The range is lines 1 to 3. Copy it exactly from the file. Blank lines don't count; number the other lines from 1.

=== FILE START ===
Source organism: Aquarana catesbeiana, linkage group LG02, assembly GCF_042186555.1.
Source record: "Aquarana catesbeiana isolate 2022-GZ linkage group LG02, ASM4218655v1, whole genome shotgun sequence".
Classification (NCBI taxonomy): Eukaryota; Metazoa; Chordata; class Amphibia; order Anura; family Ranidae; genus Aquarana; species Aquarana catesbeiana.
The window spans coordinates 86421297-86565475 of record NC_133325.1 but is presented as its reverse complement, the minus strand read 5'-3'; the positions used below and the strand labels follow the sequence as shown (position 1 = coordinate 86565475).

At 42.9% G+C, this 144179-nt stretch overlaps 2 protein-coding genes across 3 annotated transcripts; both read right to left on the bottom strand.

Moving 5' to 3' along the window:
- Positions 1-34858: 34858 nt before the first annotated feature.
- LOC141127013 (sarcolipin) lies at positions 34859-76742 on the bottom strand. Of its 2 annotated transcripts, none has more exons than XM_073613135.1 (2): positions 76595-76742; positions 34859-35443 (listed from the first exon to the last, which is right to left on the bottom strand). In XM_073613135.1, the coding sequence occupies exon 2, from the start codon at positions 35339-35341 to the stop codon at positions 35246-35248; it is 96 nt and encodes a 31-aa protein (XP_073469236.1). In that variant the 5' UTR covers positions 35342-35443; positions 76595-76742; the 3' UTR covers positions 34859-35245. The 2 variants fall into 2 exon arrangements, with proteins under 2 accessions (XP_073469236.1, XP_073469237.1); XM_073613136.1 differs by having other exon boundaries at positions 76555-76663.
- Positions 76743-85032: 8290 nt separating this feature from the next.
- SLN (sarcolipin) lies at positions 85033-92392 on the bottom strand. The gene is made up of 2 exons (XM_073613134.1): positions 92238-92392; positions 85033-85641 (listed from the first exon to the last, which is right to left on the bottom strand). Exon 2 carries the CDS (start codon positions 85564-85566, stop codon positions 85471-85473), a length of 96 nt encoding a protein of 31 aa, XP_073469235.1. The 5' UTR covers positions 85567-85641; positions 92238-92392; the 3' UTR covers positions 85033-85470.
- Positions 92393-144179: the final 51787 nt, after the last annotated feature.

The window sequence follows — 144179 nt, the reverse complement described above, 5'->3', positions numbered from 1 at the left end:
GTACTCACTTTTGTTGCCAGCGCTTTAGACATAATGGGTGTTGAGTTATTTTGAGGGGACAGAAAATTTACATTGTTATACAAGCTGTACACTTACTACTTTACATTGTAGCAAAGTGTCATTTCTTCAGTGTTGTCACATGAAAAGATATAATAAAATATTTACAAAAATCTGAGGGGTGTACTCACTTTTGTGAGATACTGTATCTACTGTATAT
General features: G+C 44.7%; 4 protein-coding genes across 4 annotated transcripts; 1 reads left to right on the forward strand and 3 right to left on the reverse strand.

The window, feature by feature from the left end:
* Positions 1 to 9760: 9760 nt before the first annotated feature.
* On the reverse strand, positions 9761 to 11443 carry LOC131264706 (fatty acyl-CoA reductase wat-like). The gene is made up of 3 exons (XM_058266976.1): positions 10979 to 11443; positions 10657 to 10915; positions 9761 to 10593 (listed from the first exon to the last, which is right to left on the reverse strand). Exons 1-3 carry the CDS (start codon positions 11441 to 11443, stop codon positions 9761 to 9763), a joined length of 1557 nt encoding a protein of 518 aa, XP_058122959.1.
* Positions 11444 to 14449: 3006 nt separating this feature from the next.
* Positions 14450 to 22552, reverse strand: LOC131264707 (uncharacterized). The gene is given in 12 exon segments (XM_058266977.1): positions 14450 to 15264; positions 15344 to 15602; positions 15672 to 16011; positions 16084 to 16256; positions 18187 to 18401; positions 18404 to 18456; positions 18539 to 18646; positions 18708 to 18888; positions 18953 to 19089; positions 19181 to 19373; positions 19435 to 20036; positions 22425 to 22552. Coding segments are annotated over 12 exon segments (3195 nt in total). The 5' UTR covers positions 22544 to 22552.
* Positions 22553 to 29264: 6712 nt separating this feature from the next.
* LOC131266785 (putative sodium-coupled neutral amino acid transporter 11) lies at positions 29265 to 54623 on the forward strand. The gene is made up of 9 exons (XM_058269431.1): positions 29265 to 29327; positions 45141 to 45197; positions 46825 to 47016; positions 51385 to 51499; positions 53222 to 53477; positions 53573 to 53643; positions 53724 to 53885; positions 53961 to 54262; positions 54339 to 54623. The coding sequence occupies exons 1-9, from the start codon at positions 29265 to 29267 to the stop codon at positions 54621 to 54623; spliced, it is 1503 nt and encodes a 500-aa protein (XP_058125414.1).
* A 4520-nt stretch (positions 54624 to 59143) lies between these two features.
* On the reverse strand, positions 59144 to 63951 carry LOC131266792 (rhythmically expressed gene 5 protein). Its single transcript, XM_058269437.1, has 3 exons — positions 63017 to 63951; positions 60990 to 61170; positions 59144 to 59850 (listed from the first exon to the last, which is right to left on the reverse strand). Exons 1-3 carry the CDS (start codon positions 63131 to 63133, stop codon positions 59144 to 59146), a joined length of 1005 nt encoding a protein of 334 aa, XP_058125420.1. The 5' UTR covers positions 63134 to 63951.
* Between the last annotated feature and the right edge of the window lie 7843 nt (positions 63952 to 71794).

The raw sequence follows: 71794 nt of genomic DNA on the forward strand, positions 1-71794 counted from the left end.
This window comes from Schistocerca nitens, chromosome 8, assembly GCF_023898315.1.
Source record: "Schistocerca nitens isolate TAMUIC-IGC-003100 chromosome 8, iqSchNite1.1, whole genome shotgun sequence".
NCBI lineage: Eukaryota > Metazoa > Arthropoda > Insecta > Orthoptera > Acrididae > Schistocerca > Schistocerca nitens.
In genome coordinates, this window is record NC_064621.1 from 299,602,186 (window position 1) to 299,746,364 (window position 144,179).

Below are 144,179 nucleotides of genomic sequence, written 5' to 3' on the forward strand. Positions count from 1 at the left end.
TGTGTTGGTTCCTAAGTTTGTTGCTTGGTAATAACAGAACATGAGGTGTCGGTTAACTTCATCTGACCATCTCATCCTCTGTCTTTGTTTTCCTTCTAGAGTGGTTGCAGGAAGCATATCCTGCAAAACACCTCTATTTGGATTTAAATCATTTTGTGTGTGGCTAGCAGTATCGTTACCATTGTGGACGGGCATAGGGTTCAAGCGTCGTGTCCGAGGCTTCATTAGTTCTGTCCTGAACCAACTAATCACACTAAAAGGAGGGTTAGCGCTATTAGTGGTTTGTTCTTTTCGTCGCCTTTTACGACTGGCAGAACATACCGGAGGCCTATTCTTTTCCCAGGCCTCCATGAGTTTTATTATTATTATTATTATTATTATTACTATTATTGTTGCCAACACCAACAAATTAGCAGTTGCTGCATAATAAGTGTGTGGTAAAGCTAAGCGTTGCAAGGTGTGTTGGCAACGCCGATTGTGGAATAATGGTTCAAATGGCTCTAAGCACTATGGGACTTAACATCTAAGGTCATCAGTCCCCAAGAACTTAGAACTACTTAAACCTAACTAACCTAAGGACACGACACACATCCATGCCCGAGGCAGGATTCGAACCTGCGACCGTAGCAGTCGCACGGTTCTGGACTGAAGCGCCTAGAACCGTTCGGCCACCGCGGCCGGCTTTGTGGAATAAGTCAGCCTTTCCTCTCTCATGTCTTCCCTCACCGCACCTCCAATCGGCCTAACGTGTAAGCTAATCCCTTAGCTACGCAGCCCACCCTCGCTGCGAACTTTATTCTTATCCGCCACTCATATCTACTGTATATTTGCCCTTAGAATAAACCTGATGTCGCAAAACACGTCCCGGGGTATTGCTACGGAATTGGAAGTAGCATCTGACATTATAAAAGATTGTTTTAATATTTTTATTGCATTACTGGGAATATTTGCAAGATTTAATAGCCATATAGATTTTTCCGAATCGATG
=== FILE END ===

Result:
Source organism: Aquarana catesbeiana, linkage group LG02, assembly GCF_042186555.1.
Source record: "Aquarana catesbeiana isolate 2022-GZ linkage group LG02, ASM4218655v1, whole genome shotgun sequence".
Classification (NCBI taxonomy): Eukaryota; Metazoa; Chordata; class Amphibia; order Anura; family Ranidae; genus Aquarana; species Aquarana catesbeiana.